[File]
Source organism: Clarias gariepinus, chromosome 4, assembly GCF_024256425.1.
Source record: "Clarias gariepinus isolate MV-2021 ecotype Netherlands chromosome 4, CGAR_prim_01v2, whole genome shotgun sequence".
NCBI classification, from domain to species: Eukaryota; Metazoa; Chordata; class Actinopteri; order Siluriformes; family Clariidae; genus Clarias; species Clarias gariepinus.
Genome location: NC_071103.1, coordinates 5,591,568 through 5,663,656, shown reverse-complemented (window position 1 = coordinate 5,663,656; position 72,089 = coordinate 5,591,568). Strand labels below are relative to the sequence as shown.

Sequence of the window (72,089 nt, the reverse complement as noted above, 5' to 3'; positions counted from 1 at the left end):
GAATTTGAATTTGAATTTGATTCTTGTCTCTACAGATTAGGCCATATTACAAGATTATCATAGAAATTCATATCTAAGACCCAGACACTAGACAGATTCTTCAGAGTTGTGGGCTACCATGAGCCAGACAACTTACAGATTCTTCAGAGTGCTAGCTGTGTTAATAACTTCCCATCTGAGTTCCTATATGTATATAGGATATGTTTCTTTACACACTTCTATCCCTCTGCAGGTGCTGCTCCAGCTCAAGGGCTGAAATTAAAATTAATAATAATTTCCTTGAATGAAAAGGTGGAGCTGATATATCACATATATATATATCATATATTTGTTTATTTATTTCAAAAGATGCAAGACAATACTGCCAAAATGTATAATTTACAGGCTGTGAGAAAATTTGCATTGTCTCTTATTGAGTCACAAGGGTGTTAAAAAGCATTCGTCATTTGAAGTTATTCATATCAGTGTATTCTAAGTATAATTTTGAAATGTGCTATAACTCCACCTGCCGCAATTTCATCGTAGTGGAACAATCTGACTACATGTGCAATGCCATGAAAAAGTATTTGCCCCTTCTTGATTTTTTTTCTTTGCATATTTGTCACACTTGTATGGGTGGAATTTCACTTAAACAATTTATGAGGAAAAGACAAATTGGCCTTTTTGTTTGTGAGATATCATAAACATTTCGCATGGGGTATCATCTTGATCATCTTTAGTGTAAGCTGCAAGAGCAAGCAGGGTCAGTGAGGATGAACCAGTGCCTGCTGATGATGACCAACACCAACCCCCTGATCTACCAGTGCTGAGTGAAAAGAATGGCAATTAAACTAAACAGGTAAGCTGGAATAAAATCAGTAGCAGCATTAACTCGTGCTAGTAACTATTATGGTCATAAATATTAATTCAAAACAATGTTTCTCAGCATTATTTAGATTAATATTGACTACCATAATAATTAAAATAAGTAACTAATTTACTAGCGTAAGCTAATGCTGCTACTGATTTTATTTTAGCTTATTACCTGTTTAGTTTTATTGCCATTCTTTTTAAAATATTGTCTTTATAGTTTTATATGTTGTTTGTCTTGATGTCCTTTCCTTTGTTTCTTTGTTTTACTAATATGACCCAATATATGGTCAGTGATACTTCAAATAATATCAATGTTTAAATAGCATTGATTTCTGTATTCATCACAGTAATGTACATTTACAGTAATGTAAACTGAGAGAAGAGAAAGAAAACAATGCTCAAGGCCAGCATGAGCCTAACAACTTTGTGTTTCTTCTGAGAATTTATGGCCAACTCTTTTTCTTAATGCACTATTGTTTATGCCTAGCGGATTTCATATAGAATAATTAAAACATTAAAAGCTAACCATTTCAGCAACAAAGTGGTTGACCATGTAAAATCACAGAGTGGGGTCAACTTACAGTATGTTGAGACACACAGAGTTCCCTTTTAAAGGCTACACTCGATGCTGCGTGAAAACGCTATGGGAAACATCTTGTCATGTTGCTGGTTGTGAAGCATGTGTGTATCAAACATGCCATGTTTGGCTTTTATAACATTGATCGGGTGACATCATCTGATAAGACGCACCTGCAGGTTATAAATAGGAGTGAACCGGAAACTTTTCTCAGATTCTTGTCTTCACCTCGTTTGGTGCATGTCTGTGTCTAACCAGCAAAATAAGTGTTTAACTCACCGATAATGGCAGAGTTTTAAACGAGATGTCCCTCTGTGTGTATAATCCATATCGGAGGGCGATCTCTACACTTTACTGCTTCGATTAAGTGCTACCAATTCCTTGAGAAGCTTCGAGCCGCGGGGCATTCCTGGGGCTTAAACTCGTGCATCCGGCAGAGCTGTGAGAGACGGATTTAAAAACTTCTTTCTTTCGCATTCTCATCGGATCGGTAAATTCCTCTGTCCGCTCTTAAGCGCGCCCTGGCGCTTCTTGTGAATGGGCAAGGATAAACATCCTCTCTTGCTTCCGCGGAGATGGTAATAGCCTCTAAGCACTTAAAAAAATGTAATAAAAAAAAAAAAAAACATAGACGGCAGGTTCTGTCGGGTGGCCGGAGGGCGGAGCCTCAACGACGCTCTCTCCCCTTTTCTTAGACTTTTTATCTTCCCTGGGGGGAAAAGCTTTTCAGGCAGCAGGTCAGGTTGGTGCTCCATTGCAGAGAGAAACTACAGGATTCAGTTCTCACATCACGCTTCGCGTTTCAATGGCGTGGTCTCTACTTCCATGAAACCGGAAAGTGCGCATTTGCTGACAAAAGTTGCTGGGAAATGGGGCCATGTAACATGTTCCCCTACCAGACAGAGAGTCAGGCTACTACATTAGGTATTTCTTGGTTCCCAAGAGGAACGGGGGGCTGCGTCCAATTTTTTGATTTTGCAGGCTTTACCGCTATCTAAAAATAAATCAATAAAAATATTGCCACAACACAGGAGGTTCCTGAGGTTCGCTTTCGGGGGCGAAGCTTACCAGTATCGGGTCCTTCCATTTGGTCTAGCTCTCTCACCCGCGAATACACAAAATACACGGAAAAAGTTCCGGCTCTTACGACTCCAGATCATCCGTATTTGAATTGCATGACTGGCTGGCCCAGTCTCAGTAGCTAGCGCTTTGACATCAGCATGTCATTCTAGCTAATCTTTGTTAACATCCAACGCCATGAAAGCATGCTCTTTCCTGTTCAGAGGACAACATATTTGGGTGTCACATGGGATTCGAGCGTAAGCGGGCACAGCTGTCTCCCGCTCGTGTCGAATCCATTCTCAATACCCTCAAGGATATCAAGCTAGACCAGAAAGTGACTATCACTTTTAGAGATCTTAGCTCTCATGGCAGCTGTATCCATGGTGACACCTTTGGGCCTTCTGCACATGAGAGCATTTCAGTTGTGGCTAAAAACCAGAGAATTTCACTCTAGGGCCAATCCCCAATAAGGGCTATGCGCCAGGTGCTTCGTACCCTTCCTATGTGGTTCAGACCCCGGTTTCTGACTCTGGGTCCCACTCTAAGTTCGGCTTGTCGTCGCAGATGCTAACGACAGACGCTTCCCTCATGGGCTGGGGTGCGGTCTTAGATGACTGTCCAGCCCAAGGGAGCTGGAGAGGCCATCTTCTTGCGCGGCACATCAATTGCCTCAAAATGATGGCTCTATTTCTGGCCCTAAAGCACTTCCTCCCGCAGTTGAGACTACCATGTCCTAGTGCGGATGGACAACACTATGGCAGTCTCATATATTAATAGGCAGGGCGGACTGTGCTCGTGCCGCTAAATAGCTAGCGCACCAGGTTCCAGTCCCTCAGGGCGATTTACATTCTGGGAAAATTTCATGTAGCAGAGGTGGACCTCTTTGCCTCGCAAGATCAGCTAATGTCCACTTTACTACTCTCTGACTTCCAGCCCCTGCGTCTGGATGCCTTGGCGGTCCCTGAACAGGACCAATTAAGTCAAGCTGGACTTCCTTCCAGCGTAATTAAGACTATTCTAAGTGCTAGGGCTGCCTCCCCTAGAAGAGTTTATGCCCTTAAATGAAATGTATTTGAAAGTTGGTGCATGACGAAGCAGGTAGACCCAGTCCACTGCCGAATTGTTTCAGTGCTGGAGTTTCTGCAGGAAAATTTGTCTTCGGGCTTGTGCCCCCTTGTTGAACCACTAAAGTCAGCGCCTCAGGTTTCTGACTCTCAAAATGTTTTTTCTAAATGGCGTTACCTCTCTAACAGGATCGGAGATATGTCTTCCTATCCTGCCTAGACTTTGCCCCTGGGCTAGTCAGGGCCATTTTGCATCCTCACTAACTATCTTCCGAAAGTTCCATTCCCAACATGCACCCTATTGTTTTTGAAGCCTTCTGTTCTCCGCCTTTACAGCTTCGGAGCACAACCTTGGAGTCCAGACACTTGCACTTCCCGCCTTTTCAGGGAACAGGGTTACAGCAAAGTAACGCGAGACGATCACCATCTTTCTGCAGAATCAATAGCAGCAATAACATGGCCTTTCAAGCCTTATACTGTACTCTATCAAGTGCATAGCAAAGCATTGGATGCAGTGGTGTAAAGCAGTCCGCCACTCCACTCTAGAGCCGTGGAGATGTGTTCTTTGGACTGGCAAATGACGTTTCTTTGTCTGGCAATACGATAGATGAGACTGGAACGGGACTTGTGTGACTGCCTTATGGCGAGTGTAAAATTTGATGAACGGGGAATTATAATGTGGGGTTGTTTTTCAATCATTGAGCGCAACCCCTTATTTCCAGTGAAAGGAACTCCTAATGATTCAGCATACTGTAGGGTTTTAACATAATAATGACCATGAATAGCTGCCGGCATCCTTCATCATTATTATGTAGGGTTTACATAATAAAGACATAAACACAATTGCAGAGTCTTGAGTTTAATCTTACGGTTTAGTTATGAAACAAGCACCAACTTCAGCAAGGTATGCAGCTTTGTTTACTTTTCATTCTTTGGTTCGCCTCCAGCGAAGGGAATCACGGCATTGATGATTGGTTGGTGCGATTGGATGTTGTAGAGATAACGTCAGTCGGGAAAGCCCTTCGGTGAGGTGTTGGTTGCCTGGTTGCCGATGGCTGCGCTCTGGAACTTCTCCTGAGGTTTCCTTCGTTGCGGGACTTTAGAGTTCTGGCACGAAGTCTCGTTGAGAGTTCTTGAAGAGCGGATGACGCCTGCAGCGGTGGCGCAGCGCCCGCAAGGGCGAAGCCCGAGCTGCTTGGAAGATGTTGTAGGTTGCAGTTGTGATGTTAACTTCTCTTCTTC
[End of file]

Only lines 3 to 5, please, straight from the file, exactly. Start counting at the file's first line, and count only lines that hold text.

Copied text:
NCBI classification, from domain to species: Eukaryota; Metazoa; Chordata; class Actinopteri; order Siluriformes; family Clariidae; genus Clarias; species Clarias gariepinus.
Genome location: NC_071103.1, coordinates 5,591,568 through 5,663,656, shown reverse-complemented (window position 1 = coordinate 5,663,656; position 72,089 = coordinate 5,591,568). Strand labels below are relative to the sequence as shown.

Sequence of the window (72,089 nt, the reverse complement as noted above, 5' to 3'; positions counted from 1 at the left end):